TCG: It’s just around you.
Claudio: Yeah, totally, it’s here. Watching Christopher Reeve as Superman probably had something to do with it.
TCG: Where did the Amory Wars concept start?
Claudio: Hmm, Amory Wars concept . . . as a songwriter, I was finding more songs that were embellishments of my life. I had a hard time being a vocalist—a lead singer—singing songs about me. So I thought I could take my life and embellish it, make it something more fantastic, more interesting for me to write. That’s kind of where The Amory Wars came from. Amory is actually the street I grew up on. Coheed and Cambria are loosely based on my mother and father. Some of the characters in the story are based after real people that have come in and out of my life; I play a character in the story. Kind of accidentally, because I ended up singing my name in a song [“Everything Evil”] and I guess I kind of had to make a character after.
That was pretty much it; it was a way to tell my story without being so literal. From there, it made sense to me to make the comic books because at the time, when I started to really come up with the idea, I was working in a pet store and I spent the day daydreaming, and on my breaks I would visit this comic shop—it was Wizard World—across the street from where I worked, and that’s when I just started putting two and two together. If this ever did take off and became a real band, maybe I could do something where I cross over from the records to something on paper.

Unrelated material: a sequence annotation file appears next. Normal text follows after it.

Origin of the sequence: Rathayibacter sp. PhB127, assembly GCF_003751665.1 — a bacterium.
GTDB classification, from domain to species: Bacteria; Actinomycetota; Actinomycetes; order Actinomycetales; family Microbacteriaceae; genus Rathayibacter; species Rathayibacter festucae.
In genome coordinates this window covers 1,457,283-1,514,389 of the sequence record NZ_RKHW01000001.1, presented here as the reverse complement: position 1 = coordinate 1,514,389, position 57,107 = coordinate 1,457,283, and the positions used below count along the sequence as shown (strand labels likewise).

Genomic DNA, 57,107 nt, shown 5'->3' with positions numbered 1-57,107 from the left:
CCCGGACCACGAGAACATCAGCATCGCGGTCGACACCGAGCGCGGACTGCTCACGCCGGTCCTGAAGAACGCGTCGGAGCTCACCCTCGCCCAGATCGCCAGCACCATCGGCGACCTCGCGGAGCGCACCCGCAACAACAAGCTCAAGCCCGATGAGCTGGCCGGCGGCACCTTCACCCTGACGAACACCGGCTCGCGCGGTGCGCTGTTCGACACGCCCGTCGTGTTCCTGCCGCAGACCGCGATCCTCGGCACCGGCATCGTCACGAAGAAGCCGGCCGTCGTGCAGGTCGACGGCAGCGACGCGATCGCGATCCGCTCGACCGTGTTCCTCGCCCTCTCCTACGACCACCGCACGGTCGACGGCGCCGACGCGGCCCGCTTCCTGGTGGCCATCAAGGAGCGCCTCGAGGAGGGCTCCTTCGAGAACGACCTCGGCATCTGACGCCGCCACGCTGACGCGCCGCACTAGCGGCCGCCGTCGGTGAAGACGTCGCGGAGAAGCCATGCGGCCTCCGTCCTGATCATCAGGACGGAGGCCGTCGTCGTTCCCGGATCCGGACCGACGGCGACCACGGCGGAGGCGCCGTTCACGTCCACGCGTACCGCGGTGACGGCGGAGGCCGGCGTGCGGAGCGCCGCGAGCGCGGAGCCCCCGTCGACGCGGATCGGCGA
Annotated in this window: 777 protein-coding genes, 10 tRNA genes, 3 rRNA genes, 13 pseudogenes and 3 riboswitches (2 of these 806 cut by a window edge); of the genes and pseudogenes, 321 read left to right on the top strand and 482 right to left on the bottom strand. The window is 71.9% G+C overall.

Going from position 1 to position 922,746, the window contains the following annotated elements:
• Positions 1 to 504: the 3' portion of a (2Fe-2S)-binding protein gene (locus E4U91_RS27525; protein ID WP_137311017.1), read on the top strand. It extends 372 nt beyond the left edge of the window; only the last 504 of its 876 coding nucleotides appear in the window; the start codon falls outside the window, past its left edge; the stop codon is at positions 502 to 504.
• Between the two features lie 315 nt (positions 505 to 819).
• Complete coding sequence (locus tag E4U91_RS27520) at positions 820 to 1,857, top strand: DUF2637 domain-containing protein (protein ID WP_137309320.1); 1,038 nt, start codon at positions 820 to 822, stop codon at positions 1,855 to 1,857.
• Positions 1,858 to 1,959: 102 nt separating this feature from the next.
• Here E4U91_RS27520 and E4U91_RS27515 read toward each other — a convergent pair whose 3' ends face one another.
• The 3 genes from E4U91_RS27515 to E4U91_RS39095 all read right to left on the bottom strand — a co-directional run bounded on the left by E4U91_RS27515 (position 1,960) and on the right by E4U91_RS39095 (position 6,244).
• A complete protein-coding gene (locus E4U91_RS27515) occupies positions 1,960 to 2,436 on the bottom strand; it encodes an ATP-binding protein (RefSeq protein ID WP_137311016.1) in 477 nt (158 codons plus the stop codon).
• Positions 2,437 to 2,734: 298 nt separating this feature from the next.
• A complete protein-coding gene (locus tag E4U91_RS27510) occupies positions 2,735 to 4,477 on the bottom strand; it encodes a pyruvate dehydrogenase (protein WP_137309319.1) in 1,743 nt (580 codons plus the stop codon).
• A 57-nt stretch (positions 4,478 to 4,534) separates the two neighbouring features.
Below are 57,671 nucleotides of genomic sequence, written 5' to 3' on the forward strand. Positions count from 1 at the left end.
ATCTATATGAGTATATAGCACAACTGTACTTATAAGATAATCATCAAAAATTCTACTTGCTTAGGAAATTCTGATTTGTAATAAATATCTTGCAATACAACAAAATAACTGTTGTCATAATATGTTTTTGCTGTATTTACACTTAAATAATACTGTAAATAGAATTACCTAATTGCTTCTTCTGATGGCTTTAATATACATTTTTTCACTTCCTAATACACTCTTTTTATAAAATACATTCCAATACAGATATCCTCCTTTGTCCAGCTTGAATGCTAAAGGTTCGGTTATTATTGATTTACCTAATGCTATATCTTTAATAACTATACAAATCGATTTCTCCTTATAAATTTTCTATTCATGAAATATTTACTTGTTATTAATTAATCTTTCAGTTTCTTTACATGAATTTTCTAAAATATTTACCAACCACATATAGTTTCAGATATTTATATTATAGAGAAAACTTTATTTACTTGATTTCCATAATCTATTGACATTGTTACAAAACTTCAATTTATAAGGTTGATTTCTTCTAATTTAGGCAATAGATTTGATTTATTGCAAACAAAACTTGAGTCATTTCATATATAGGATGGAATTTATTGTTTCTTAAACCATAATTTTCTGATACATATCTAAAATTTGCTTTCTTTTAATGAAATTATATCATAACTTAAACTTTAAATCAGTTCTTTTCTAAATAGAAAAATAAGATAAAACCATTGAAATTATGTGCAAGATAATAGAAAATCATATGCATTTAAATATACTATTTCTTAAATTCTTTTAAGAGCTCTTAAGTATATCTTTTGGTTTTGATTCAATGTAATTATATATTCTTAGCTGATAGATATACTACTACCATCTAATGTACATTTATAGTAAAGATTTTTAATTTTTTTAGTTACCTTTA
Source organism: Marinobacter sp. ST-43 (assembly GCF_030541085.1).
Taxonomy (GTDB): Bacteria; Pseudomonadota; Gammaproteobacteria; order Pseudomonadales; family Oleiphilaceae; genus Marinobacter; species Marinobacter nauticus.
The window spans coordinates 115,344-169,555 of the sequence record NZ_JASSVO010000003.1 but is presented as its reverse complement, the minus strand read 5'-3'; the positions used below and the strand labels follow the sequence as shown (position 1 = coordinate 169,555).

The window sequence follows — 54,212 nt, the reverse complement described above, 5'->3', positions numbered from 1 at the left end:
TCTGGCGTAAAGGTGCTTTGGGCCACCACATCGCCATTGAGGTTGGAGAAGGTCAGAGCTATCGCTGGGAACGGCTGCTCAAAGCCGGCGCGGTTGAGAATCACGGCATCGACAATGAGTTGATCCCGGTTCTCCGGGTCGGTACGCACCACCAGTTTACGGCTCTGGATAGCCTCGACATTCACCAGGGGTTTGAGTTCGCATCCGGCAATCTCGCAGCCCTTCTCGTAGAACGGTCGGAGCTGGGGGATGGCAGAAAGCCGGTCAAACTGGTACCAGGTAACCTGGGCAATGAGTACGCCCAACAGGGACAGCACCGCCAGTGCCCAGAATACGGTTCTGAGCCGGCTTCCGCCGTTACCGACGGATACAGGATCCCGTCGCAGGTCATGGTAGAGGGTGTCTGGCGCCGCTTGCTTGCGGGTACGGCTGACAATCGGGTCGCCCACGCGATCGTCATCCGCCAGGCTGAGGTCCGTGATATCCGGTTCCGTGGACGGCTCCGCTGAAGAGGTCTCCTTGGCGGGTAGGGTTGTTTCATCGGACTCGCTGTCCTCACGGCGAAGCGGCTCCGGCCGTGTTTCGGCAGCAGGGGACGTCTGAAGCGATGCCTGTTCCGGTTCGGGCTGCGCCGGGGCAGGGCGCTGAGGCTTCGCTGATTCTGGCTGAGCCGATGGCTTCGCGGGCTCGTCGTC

TCG: It definitely took off! I loved the Year of the Black Rainbow novel. What was it like cowriting with Peter David?
Claudio: It was great, actually—it was a learning experience. I learned a lot from Peter writing Year of the Black Rainbow and also on In Keeping Secrets. We cowrote it together. Here was a legend, kind of helping me understand the medium more than I did. And that was pretty much it. We became friends, and from there my wife and I decided, maybe with what we learned from Peter, we can take up the responsibilities ourselves.
TCG: Was the project just passed back and forth when cowriting with Peter?
Claudio: A little bit. I would give him what the story was about in the records, then we would go back and forth. He would create the skeleton of the script, and if certain characters didn’t sound right, I would kind of chime in. Especially with Year of the Black Rainbow, at the same time, we were writing the record, so doing both things at once could be a little trying.
TCG: If you could write any comic property or superhero, what would you want to write?